He maintained he did not use excessive force in that incident and denied allegations that he falsified reports to aid in covering up prisoner beatings.
"I filled out the reports the way they taught me," he said, also denying earlier claims that reports were regularly sprinkled with "code words" to mask guard misconduct.
Conatser also came to Marlowe's defense, denying the existence of a much testified-about "knockout list" the former sergeant allegedly maintained of prisoners he had beaten unconscious.
"There was never any knockout list," he said, also brushing aside earlier testimony the co-defendants would regularly get together to boast of their beatings.
"I had nothing to brag about," he told the jury.
Rather than being co-conspirators in a criminal enterprise, Conatser testified, he and his second shift co-workers "were brothers" caught up in a highly stressful job which few outsiders could comprehend.
Any talk of altercations with inmates, he testified, was done in a "joking manner" as a way to relieve stress.
Of Marlowe, he said the man depicted by prosecutors and government witnesses as the violent leader of a brutal band of lawless guards was instead a "trusted" friend who "took me under his wing" and could be counted on in "a dangerous situation."
And when word spread Marlowe was under investigation in the death of Kuntz, Conatser testified, his former supervisor got in touch with him for only one reason.
"He wanted to make sure I knew he didn't do it," Conatser told the court.
But just as Marlowe was forced to do one day earlier under cross-examination, Conatser was forced to acknowledge time and time again the seemingly damaging testimony of the government's witnesses — including some ex-guards not implicated in the investigation — without offering an explanation for their allegations.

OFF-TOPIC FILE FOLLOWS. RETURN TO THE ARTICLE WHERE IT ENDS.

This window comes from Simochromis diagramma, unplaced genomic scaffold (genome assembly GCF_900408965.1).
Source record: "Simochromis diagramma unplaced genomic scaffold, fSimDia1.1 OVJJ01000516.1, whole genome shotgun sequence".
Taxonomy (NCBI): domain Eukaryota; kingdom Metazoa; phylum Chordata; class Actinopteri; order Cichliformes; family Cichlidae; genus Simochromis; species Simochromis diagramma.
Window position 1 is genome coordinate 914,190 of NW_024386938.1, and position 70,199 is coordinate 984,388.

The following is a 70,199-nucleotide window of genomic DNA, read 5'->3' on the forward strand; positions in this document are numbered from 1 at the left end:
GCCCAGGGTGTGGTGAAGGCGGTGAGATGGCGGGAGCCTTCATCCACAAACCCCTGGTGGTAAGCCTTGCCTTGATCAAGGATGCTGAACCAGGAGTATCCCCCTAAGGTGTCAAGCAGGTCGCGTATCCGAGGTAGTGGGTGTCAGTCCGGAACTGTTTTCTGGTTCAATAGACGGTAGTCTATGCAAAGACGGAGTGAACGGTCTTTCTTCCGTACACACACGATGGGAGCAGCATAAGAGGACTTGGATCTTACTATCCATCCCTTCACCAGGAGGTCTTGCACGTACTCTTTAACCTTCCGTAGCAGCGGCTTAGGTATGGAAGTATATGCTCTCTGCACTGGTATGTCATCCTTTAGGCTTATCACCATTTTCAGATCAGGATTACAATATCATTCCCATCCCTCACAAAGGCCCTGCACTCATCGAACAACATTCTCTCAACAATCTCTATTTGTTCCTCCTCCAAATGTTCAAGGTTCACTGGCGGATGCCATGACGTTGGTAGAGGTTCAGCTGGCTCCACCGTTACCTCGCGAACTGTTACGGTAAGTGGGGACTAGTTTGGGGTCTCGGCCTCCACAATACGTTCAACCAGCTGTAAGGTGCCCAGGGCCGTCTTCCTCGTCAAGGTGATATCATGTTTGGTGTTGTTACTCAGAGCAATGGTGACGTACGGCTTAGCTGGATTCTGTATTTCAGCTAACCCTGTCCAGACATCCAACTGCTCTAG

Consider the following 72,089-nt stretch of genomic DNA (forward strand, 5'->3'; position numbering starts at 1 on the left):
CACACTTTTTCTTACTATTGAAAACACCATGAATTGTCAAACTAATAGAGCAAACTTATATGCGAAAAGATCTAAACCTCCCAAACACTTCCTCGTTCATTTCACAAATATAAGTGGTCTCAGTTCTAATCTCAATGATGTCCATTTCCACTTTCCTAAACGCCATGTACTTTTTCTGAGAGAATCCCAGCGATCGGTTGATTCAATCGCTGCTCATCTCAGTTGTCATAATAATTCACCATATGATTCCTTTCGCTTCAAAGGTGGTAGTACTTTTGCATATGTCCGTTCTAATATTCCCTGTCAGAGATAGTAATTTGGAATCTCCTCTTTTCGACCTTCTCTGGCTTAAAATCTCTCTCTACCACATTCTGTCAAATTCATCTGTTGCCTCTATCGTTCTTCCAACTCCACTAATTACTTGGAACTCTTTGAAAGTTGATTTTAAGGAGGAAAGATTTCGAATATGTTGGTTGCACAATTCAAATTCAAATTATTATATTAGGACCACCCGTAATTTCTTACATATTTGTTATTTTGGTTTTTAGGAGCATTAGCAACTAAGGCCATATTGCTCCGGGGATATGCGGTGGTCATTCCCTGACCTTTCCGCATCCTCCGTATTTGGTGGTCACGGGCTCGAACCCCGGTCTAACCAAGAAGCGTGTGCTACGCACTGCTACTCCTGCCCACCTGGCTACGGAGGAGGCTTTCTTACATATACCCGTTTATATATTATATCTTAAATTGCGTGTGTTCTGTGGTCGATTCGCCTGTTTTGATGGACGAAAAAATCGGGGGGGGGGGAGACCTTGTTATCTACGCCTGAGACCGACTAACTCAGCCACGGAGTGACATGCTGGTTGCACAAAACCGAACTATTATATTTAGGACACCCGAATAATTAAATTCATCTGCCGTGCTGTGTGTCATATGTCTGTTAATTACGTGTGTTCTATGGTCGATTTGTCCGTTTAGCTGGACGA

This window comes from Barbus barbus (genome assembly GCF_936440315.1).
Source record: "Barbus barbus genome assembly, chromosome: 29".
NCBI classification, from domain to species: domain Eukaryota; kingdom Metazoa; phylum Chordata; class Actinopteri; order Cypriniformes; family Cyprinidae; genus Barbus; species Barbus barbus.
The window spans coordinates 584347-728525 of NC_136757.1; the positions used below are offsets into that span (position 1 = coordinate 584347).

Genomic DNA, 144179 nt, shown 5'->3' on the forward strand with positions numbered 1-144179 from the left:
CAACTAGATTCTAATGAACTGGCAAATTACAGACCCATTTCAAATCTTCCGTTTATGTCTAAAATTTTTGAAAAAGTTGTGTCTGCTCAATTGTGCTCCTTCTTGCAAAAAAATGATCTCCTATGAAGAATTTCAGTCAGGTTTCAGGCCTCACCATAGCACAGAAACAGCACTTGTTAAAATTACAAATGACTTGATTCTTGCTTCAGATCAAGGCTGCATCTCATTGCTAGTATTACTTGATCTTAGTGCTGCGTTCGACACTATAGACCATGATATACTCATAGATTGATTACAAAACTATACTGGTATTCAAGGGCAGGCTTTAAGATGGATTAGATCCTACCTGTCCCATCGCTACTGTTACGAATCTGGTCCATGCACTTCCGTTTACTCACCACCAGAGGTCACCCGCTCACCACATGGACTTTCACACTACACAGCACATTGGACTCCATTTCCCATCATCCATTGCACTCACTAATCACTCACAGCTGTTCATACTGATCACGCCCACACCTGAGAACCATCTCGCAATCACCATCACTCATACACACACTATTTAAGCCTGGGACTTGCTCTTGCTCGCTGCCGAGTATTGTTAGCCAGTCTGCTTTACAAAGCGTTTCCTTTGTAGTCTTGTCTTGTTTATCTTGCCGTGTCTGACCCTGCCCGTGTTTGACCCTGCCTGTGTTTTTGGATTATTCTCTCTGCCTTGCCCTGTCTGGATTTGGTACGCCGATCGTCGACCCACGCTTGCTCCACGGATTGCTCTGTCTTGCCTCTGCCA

Under cross-examination by DOJ special prosecutor Stephan Curran, Conatser also found himself admitting discrepancies between his testimony and statements he gave to an FBI agent during the probe.
The trial appears to be rapidly nearing its conclusion with U.S. District Court Judge Todd Campbell indicating he expects closing arguments Tuesday. Jurors have remained impassive and businesslike during the trial, several taking notes.
However, several jurors appeared to lean forward in their seats as indicted co-conspirator Gary Hale described his beating of Kuntz and quoted Marlowe as saying he had also struck the prisoner two to three times.
The defense has utilized a variety of tactics to question the cause of Kuntz's death, introducing witnesses who claimed he was manhandled by Lebanon police and an expert who maintained the low-speed car crash which resulted in his arrest could have caused a fatal head injury.
But Hale testified guards dished out beatings such as the one which allegedly killed Kuntz as part of a pattern of "jailhouse justice" they employed with loud or unruly prisoners.
Hale and a second indicted co-conspirator seeking leniency, ex-guard Robert Ferrell, have portrayed Marlowe as the conspiracy's violent leader, testifying he relished beating inmates and regularly orchestrated falsifying reports to cover up the alleged crimes.
Senior Staff Writer Brooks Franklin can be reached at 444-3952 ext. 14 or by e-mail at brooks.franklin@lebanondemocrat.com.